The Rise of Skywalker was bad. If you feel otherwise, well… well, first and foremost I respect your opinion! You’re totally entitled to it and I’m glad you feel that way — at least one of us enjoyed it. But the facts are that you’re wrong: The Rise of Skywalker is objectively not good and perhaps the worst Star Wars film since the prequels.
Now, while we don’t need to get into the intricate details of why The Rise of Skywalker was such trash, for the sake of this argument, we do need to highlight Emperor Palpatine’s truly preposterous return to the franchise.
To be clear, I don’t necessarily hate the idea in theory, but more so in its execution: in the previous two sequels films — The Force Awakens and The Last Jedi — Palpatine is not even mentioned once. Then, out of literally no where, he’s back! And not only did he return, but Disney didn’t even treat it as a twist, as Palpatine’s voice was used in the marketing for The Rise of Skywalker. Then, literally, as soon as the movie begins with the opening crawl, Palpatine is back! There’s no build-up. No tension. No drama. Just boom — he’s back! It was haphazard and forced and detrimental to the film.
So, all of this is just a long way of saying that I find Disney’s attempt to retroactively explain Palpatine’s return in the novelization of the film absolutely ludicrous. Folks, I’m no Hollywood screenwriter (yet), but I reckon having to explain a movie’s most integral plot device outside of the film itself is not a good thing. Nevertheless, that’s exactly what Disney has done, as they’ve used the novelization of Rise of Skywalker to retcon in the fact that Palpatine was a clone.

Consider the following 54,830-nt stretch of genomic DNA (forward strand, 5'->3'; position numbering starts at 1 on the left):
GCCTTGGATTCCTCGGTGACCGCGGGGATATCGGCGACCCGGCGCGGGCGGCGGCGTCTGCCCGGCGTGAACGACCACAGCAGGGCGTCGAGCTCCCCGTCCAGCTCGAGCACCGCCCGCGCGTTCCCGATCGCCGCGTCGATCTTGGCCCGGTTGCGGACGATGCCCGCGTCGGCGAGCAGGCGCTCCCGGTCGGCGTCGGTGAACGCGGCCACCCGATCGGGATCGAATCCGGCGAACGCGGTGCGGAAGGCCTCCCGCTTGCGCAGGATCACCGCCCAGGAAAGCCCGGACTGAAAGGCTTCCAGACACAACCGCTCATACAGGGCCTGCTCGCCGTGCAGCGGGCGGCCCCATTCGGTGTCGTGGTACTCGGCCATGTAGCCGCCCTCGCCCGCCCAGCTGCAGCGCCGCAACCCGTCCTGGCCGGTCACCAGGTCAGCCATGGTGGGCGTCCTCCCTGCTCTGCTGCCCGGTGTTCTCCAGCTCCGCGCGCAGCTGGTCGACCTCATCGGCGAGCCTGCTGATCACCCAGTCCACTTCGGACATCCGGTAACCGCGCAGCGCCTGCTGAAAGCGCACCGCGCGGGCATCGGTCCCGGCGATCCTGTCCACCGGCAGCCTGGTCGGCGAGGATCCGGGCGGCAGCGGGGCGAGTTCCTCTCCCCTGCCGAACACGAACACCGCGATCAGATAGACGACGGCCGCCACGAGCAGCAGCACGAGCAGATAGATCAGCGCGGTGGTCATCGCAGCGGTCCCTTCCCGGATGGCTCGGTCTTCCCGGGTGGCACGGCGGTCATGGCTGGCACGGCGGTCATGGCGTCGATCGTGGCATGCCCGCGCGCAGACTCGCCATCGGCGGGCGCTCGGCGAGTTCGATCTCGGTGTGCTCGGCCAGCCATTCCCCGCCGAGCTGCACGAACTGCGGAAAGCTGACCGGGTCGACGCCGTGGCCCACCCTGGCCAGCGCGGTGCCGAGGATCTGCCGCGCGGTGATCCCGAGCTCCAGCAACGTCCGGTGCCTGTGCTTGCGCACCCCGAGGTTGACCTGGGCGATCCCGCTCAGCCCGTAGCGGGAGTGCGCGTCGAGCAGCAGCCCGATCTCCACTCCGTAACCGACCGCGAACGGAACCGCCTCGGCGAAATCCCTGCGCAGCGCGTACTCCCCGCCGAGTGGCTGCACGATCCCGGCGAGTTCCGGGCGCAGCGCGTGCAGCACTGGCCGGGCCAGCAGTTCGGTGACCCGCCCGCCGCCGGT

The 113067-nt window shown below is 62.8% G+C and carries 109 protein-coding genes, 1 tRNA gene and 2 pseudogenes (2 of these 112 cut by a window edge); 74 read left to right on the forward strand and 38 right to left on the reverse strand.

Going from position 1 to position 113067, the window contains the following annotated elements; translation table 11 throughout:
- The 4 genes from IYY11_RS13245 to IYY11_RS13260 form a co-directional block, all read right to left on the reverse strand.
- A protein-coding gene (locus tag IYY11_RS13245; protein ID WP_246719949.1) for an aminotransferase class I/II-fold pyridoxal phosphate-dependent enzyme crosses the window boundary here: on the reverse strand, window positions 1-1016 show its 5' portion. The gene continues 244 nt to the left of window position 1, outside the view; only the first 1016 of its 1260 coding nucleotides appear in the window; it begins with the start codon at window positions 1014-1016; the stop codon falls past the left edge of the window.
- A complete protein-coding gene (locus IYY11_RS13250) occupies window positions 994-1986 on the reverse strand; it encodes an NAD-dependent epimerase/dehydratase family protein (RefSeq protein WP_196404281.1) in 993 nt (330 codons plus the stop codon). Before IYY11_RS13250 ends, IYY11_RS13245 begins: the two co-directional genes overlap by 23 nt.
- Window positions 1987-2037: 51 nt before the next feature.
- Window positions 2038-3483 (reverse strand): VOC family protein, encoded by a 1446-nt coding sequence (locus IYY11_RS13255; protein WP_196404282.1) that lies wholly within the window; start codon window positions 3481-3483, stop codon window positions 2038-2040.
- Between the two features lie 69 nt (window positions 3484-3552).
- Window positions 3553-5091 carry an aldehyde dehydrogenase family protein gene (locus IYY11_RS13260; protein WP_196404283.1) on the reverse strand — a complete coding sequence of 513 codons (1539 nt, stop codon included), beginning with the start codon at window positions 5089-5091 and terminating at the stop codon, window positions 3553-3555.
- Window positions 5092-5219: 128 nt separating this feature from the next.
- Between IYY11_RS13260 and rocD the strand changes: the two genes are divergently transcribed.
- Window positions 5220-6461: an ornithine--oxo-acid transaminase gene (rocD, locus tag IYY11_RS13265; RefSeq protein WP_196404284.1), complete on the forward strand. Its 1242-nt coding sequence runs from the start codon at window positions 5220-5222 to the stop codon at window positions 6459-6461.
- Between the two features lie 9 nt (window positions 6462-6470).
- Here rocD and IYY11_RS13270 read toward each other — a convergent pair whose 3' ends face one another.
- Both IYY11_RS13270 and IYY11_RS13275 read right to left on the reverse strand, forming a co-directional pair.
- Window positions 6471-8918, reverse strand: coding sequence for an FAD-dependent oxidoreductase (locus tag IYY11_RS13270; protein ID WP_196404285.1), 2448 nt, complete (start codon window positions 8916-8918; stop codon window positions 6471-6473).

Although the novelization isn’t officially on sale until March 17, Lucasfilm Publishing decided to sell advance copies at this weekend’s C2E2 in Chicago and passages have begun appearing online. The book does indeed confirm that the Emperor’s spirit has been transferred into a clone body. When Kylo Ren arrives on Exegol and encounters Palpatine, he looks closely at the machinery the Emperor is physically attached to, and recognizes it from his studies of the Clone Wars. He then deduces Palpatine’s dark side spirit is too strong for the clone body, and is causing serious degeneration to it.
“All the vials were empty of liquid save one, which was nearly depleted. Kylo peered closer. He’d seen this apparatus before, too, when he’d studied the Clone Wars as a boy. The liquid flowing into the living nightmare before him was fighting a losing battle to sustain the Emperor’s putrid flesh.
“What could you give me?” Kylo asked. Emperor Palpatine lived, after a fashion, and Kylo could feel in his very bones that this clone body sheltered the Emperor’s actual spirit. It was an imperfect vessel, though, unable to contain his immense power. It couldn’t last much longer.” [via Screenrant]
There ya have it: he was a clone. Siiiiiickkkkkkkkk.
Eric is a New York City-based writer who still isn’t quite sure how he’s allowed to have this much fun for a living and will tell anyone who listens that Gotham City is canonically in New Jersey. Follow him on Twitter @eric_ital for movie and soccer takes or contact him firstname.lastname@example.org